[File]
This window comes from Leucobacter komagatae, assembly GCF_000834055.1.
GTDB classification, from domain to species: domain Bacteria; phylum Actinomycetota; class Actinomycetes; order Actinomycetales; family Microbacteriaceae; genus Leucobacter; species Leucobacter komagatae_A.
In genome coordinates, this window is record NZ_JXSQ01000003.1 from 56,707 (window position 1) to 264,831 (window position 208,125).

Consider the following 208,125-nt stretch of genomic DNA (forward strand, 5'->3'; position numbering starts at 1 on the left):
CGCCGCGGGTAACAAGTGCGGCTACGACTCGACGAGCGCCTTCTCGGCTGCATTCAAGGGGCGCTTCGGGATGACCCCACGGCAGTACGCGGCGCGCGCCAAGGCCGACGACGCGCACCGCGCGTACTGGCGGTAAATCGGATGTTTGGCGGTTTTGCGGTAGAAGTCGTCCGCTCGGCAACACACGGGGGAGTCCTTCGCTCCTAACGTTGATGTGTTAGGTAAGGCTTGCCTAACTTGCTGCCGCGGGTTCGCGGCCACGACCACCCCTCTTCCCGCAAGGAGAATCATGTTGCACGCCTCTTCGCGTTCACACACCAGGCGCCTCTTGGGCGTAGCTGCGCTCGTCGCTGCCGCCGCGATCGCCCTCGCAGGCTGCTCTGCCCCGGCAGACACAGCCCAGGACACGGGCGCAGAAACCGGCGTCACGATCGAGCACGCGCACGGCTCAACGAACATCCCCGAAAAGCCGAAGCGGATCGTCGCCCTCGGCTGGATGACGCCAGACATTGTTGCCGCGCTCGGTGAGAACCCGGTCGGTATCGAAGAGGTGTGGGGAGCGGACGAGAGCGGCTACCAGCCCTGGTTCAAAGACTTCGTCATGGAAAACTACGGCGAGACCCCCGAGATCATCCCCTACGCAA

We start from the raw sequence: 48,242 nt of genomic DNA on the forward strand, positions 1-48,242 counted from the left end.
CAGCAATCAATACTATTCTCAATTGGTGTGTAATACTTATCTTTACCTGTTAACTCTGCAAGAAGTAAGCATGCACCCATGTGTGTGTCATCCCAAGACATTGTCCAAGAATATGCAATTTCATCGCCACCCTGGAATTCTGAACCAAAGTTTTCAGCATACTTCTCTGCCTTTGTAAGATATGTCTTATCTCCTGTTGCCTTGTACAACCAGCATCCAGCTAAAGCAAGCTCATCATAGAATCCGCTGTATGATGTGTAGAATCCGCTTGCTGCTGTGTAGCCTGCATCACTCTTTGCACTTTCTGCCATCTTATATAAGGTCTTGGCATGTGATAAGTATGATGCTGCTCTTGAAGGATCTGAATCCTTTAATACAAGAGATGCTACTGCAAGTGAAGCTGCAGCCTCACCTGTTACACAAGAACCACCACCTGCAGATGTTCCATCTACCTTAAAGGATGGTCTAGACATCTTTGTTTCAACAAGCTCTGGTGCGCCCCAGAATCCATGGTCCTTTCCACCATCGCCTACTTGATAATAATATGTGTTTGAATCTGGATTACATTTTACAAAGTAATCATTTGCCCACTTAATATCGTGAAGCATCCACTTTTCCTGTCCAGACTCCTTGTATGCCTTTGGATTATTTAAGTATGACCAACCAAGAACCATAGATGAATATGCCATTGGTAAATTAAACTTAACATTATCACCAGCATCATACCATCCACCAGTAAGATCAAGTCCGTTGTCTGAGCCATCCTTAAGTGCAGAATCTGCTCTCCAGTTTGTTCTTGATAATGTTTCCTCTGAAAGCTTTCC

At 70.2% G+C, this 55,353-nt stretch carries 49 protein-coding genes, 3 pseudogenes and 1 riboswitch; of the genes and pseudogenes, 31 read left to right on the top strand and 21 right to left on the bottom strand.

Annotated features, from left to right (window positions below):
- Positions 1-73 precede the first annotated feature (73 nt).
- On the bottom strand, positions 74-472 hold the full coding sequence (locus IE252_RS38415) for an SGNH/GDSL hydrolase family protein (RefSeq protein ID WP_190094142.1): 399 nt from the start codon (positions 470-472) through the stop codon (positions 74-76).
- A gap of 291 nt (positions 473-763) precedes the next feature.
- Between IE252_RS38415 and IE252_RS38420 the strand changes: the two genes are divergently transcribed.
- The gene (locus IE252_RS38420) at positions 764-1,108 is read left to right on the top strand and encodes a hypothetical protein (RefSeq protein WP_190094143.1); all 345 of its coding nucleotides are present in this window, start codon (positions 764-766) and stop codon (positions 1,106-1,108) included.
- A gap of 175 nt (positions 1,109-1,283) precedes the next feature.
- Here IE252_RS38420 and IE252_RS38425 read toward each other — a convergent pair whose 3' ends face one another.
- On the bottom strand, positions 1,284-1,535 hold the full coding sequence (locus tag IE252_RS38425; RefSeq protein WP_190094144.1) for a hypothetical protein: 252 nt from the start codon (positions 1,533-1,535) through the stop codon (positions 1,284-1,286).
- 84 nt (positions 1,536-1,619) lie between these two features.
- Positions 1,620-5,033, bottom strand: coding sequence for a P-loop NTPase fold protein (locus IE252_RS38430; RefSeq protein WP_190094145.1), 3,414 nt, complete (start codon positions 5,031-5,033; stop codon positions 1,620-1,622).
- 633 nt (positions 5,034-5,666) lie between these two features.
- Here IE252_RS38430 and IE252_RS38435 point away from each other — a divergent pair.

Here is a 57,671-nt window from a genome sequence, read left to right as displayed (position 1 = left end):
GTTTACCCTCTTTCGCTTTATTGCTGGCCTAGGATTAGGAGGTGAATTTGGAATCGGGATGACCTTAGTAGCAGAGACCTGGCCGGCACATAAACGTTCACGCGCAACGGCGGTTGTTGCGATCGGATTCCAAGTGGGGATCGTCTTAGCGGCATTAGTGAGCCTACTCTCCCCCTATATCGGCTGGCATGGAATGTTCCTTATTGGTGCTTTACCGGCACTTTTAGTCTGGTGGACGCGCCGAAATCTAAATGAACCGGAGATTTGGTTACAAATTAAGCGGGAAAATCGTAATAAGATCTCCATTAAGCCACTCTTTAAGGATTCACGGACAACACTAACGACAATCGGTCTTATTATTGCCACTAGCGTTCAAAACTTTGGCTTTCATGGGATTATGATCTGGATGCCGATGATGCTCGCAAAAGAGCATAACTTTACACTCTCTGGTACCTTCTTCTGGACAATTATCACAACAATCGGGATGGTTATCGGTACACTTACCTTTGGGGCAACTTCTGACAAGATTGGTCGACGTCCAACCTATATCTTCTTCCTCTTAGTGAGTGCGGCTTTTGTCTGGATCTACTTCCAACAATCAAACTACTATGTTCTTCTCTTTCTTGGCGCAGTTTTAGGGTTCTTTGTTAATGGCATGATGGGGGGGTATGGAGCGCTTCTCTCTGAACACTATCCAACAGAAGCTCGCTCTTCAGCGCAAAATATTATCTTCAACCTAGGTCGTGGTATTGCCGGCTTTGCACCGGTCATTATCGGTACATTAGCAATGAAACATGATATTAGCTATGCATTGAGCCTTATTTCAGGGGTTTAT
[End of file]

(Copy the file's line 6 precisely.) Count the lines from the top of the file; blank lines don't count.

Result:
We start from the raw sequence: 48,242 nt of genomic DNA on the forward strand, positions 1-48,242 counted from the left end.